I flew into JFK on Friday, stunned by the vast metropolis that my plane circled from above. I knew that New York City was big, but buildings stretch in every direction, right up to the waves of the Atlantic. The jagged skyline dominated the horizon with metal and glass. I had reached my first stop in a long journey, and I feel lucky to explore some of the best cities in the world before returning to school.
I met my friend, Azain, who is letting me stay at his apartment until I leave for Copenhagen. He has only lived here for four months, soon to be attending Fashion School, but already seems to know the city quite well. I was impressed by his knowledge of the twisting, subterranean Metro and its two primary unspoken rules, which are, according to him: no eating and no loud talking. If you know your route and refrain from doing either of those, you may come off as a seasoned New Yorker.
I have realized that New York City is a place of dichotomies. The first of those is the Metro itself. Coming from a place where public transportation is unfortunately nonexistent, I was fascinated by the Metro. What most caught my attention was how crowded a single car may be– at one point, we stood so close to the other passengers that we were stuck between the wall and another’s huge backpack. I’ve learned to grip a hand rail and adopt a stronger stance as to not fall when the car lurches forward into the dark tunnel. And although everyone stands so close together, nearly touching, eyes are averted. Most times, the only sound is the screeching of brakes and a muffled voice over the intercom, announcing the coming stop. No one talks (unless you’re riding with someone you know), and the absence of courteous phrases like “hello” or “excuse me” left me wondering if New Yorkers felt any sort of camaraderie with their fellow Metro passengers. Other than the eerie silence that persisted within the car, I thoroughly appreciate the Metro in its convenience and availability. I wonder how the subway in Denmark will compare.
The second dichotomy I realized is the immediate proximity of nature and city. Azain and I were able to visit Central Park on the way to MOMA (!!!); the enclave of twisting trunks and branches was a relief from the non-stop rush of the streets. If I had visited during the summer, I’m sure that the leafy canopy would obscure the sky-scrapers surrounding the park. This time, I could barely make the buildings out through the low-hanging clouds.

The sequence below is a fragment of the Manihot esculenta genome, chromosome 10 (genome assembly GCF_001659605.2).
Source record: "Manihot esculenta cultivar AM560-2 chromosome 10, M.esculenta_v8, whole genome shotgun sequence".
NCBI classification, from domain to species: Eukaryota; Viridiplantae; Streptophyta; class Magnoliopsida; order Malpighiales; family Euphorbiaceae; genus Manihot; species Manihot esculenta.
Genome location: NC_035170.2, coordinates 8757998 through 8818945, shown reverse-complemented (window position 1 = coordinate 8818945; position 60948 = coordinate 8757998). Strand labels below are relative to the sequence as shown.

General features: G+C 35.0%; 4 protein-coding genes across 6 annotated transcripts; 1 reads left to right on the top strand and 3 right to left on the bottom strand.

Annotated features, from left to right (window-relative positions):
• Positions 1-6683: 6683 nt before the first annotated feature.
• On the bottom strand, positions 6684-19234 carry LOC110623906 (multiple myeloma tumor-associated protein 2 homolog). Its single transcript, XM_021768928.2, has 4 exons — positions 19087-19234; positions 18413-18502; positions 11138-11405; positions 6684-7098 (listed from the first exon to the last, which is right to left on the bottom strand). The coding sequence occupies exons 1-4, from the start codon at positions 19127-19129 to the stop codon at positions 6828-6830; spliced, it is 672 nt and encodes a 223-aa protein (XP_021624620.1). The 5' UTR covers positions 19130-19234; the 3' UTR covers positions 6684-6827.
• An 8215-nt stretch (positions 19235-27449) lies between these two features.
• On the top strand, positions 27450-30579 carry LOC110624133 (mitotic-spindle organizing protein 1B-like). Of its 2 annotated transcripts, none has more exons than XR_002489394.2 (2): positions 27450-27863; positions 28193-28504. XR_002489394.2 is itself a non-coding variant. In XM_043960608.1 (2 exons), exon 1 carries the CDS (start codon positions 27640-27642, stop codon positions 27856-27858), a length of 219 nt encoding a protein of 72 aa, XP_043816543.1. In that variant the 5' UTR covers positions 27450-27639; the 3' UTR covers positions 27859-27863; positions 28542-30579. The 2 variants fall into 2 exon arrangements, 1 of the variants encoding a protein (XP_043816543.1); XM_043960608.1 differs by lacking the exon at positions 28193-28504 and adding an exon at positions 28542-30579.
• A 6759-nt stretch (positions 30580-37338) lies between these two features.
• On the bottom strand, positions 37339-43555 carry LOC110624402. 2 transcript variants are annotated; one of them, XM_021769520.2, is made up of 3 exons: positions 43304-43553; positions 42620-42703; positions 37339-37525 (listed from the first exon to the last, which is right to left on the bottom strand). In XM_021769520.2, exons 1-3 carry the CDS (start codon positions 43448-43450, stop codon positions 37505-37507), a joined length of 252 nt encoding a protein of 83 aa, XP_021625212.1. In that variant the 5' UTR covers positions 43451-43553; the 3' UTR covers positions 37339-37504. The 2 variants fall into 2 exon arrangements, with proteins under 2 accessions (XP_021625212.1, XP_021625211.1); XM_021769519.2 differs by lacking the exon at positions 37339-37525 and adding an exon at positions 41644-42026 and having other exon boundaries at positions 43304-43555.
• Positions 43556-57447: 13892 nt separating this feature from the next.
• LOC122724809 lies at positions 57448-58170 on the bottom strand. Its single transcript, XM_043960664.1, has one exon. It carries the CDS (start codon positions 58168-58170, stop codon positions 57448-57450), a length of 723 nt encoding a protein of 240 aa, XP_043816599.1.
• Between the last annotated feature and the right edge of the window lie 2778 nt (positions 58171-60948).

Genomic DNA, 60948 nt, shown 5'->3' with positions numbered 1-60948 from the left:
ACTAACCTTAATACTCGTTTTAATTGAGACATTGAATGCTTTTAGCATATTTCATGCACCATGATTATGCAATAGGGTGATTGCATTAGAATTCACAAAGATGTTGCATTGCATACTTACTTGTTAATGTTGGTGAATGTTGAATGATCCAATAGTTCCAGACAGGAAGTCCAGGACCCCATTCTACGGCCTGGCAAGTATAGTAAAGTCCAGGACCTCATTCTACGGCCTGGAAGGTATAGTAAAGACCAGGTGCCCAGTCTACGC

If it wasn’t for the amount of people enjoying the park, I’m sure one could feel very far away from the city. I wonder what impact urban parks like this one have on the attitude of city-dwellers. Central Park’s importance lies in its enormity. In a city where apartments are smashed between two other buildings, built into basements and on top of each other, Central Park must be appreciated, lest it be developed into more housing, stores, or banks.
Another dichotomy I recognized in the city, was the nearness of ultra-modern sky scrapers and architecture that has been around since the beginnings of the city. We’d be walking down the street and suddenly be in front of a gothic cathedral– its spires nestled among the metal of the surrounding buildings. These cathedrals and churches seemed to appear out of nowhere and from a different time, randomly placed between modern behemoths.
Finally, the most obvious and visible dichotomy for my visit in particular was the weather. When I arrived on Friday, it was cold but the sky was a flawless blue. Azain and I even had a discussion about how mild the weather had been this winter. In a nutshell, we were wrong. I underestimated the capriciousness of Mother Nature and a (possibly) record breaking blizzard rolled in today. It has been snowing consistently all day and, as I write this, I’m watching snow flurries settle on the window ledges across the road. Several flights have been cancelled so far, and I have been nervously watching my flight for Denmark, which is supposed to leave tomorrow evening. Hopefully the weather will mostly blow over by then, but I suppose this is the first lesson of travel: always be prepared for the worst and don’t make any plans too concrete.
My experience in New York has been wonderful and eye-opening. Although this city can be unfriendly and cold, I also see why it is one of the most populated and sought-after places in the world. I’ve seen some beautiful sights and eaten great food. After getting lost in Brooklyn, Azain and I were able to cross the Brooklyn Bridge at sunset with some views I will never forget. At MOMA, I got to see Monet’s Water Lilies and the largest display of Matisse’s cut paper pieces in the world. I was able to experience a city with a learned guide (thanks Azain) and was a valuable step towards being alone in Denmark.
Farvel for now,